A king’s ransom for ‘public servants’?

By Jon Coupal | Once upon a time we called them “public servants.” Today, most taxpayers struggle to keep a straight face when this term is used to describe the well-paid, elite who govern us.

Jon CoupalIn a state where the median per capita income is just over $30,000, Gov. Brown, legislators and other state elected officials will celebrate the holidays with a four percent pay raise. The California Citizens Compensation Commission, whose members are appointed by the governor, decided the improved economy and healthy state budget justified the raise. California lawmakers, who were already the most generously paid in all 50 states, will now receive $104,115, earning them $14,774 more per year than the next highest. Of course, this does not count the additional $176 per day in “walking around money,” living expenses lawmakers receive for every day the Legislature is in session, amounting to an average of $34,000.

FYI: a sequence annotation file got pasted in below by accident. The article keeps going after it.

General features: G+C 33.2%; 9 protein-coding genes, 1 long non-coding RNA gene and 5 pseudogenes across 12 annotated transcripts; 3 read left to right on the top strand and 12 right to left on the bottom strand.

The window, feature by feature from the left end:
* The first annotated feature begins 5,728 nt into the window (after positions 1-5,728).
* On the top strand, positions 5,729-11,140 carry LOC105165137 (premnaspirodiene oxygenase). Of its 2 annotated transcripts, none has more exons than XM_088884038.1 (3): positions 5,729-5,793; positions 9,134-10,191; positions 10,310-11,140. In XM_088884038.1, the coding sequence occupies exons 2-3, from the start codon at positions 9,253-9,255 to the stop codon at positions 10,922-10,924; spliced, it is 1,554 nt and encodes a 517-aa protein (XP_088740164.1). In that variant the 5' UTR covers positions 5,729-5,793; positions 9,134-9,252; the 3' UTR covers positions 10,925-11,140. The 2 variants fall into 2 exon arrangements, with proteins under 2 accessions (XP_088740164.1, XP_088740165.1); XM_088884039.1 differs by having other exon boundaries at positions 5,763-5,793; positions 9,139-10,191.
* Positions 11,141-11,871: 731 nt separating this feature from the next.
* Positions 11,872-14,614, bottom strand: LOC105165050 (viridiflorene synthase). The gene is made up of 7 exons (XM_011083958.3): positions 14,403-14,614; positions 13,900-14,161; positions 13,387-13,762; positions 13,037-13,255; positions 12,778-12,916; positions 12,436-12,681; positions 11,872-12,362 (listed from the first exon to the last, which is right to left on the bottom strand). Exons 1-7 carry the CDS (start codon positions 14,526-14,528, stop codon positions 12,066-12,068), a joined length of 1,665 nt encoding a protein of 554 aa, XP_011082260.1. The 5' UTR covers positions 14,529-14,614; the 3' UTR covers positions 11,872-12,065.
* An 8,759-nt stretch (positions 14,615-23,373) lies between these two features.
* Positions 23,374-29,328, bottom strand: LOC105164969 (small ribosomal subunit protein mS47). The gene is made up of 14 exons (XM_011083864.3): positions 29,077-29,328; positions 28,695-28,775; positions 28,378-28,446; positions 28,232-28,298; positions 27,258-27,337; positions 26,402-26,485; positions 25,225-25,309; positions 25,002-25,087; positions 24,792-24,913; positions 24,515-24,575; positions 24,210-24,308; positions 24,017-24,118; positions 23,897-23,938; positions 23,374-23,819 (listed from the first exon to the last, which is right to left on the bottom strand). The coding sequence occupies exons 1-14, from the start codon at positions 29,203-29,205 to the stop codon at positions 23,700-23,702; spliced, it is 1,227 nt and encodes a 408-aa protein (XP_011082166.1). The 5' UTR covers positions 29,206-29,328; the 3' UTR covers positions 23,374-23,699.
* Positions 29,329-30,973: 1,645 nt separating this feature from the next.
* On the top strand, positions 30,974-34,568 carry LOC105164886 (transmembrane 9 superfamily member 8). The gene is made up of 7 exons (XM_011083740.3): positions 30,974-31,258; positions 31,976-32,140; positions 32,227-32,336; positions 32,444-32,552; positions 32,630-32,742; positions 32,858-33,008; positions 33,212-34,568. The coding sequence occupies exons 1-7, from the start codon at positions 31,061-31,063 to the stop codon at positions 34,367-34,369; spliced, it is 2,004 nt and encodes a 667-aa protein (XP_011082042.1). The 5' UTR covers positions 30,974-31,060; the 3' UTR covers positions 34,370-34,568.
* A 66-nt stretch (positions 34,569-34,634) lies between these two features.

The governor, too, is now the highest paid at $190,100 — Pennsylvania’s governor is actually slated to make $723 more, but Gov. Tom Wolf does not accept the salary.

Do Californians pay their governor, the top executive of a state government responsible to nearly 40 million constituents, enough? The fact that there is never a shortage of candidates for this job is an indication that the pay is sufficient. So, the question arises, why do many government employees receive more than the governor?

At the local level, most cities have as their chief executive, a city manager. Of 479 cities – out a total of 482 – reporting to the state controller, 279 are paid more than the governor. Of these, 24 receive over $300,000 annually.

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